WhiskyNerds Secret Speyside 26 Years Old Cask 30 48.1% 1994
€ 249,99 (in. BTW)
Little over a week ago the newest releases by WhiskyNerds were released. This time it’s a secret speyside and a Ledaig. Secret Speyside if often Glenfarclas, but as with most of these releases, a lot is based on assumption.
In this case it has the respectable age of 26 years old, and it was 1994 when it came out. The same year Kurt Cobain died, and since that’s over a quarter century old, I realize I am fucking old.
As with most (not all) WhiskyNerds bottlings, it immediately sold out and is now only to be found in the secondary market with almost a hundred bucks on top of the initial price.
Let’s just see what’s what and decide whether it’s likely this is Glenfarclas. But keep in mind, my skills at recognizing distilleries is hilariously bad.
A warm and bitter old scent, with stewed fruits, baking spices and smoldering embers in a hearth. Some shoe polish, moldy apples, wet corks, dunnage warehouses. Beeswax, honey and a whiff of pine needles.
The palate is very gentle, but quite dry. After a few seconds there’s a bit of oaky warmth. There’s stewed orchard fruits with hints of cinnamon. Corks, dunnage warehouses again. Nice and warming, very old fashioned with old oak. Warm apple compote, hints of vanilla.
The finish is a lot more waxy than it was before. Beeswax, candle wax, honey. Very gentle, with some oak, stewed apples again. A little less funky, and a little less ‘old fashioned’.
Well, honestly, this is just great. It’s got great complexity and the combination of the waxiness, with the honey and stewed apples is great. I love the old fashioned scents of a dunnage warehouse with these old, moldy casks and wet soil.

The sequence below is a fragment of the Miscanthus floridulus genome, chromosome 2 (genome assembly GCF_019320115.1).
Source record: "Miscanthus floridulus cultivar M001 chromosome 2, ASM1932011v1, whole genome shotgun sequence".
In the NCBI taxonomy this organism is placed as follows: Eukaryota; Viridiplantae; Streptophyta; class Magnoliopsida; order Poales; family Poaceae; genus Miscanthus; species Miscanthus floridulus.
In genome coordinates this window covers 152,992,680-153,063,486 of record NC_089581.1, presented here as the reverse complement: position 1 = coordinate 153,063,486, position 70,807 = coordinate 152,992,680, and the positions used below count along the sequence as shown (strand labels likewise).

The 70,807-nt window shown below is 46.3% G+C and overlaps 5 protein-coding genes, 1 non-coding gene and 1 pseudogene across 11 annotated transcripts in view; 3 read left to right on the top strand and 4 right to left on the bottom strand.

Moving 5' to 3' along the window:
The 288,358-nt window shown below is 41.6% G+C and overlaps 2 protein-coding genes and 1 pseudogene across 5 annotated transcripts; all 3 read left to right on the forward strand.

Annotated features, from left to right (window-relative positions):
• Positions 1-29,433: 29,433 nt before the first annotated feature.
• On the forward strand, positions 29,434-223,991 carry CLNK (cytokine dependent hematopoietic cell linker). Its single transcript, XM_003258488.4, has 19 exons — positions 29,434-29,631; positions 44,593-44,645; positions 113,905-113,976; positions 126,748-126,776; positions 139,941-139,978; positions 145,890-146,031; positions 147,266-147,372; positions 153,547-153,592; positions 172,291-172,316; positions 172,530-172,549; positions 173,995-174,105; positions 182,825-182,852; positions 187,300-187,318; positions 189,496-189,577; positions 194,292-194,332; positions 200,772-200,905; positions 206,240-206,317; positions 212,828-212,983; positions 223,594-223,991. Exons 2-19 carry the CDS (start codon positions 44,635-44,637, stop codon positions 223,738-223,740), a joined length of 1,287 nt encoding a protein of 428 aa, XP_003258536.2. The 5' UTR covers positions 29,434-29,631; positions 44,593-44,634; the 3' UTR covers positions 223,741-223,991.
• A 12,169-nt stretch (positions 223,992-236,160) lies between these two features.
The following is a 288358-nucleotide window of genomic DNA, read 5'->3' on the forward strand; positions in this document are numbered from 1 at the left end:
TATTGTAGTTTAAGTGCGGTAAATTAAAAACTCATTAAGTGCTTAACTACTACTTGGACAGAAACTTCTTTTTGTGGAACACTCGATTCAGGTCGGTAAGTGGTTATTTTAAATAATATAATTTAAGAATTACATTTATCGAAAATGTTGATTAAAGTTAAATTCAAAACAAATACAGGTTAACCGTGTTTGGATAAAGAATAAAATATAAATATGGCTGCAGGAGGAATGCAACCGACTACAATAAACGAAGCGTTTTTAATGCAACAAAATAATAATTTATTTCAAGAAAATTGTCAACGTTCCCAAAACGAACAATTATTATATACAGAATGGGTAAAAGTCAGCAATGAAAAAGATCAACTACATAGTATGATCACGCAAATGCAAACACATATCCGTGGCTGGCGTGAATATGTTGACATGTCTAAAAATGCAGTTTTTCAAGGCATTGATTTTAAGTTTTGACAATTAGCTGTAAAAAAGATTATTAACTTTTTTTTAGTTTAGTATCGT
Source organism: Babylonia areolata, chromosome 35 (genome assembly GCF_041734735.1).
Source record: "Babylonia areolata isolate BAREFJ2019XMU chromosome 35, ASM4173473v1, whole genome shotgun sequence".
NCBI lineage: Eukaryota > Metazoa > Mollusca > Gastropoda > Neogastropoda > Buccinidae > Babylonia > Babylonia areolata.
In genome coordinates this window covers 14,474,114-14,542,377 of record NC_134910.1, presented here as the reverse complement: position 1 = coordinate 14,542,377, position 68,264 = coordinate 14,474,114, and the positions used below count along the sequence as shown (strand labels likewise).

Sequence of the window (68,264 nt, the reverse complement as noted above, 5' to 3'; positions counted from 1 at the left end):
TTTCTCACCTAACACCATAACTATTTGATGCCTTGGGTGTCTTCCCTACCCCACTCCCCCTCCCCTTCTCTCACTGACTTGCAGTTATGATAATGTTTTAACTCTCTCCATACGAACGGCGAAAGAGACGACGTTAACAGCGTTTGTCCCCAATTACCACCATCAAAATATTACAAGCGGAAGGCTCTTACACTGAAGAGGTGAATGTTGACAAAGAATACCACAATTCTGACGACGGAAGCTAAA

That Glenfarclas question then: It could very well be. I think I’ve had whiskies from there that tastes somewhat like this, but not a lot. There might have been other distilleries that produce stuff that can rise to this level too. So, as always, not a clue.
Serge Valentin (88)
I have a good feeling yet again… Colour: gold. Nose: more active wood in this one, more spicy breads, ginger cookies, rye… You would almost believe this is American. Having said that, it tends to calm down, with rather more overripe apples, pumpernickel, pipe tobacco, then rather some kind of citrusy waxes. Scented candles. A little earth too, curious about this cask's former content. Mouth: yeah well this is excellent too. Rather on jams and liqueurs this time, with a metallic touch and quite some earthiness yet again. Some mead and some tobacco – I remember some whisky-flavoured pipe tobacco in the old days, but the name escapes me. Macallan Classic Cut? (don't bother, just another silly joke). Finish: long, rather sweet – not sickly sweet - and more on honeys and sweet-spiced marmalades. Comments: not a light drop, but everything was pretty perfect, if a little jammy? Now let's talk about the cask…
Words Of Whisky
The discrepancy between the nose/initial taste and what follows is rather large
Sweet, fresh and fruity, this Speyside single malt is rather honeyed with touches of beeswax, burlap, ozone and an assortment of stone fruits, such as nectarines and peach. A touch of sugared breakfast cereals, but the sweetness is balanced by some vibrant lemon zest.
Extremely fruity and quite waxy, it's remarkable how much this initially reminds me of some of those undisclosed 1973 Speysiders. Honey but also more citrus (grapefruit) and stone fruits. More spicy. However, it quickly becomes apparent this is not of the same high quality. There's a leafy bitterness here and it doesn't match the depth and richness of those modern classics.
Tannic, spicy and short to medium in length.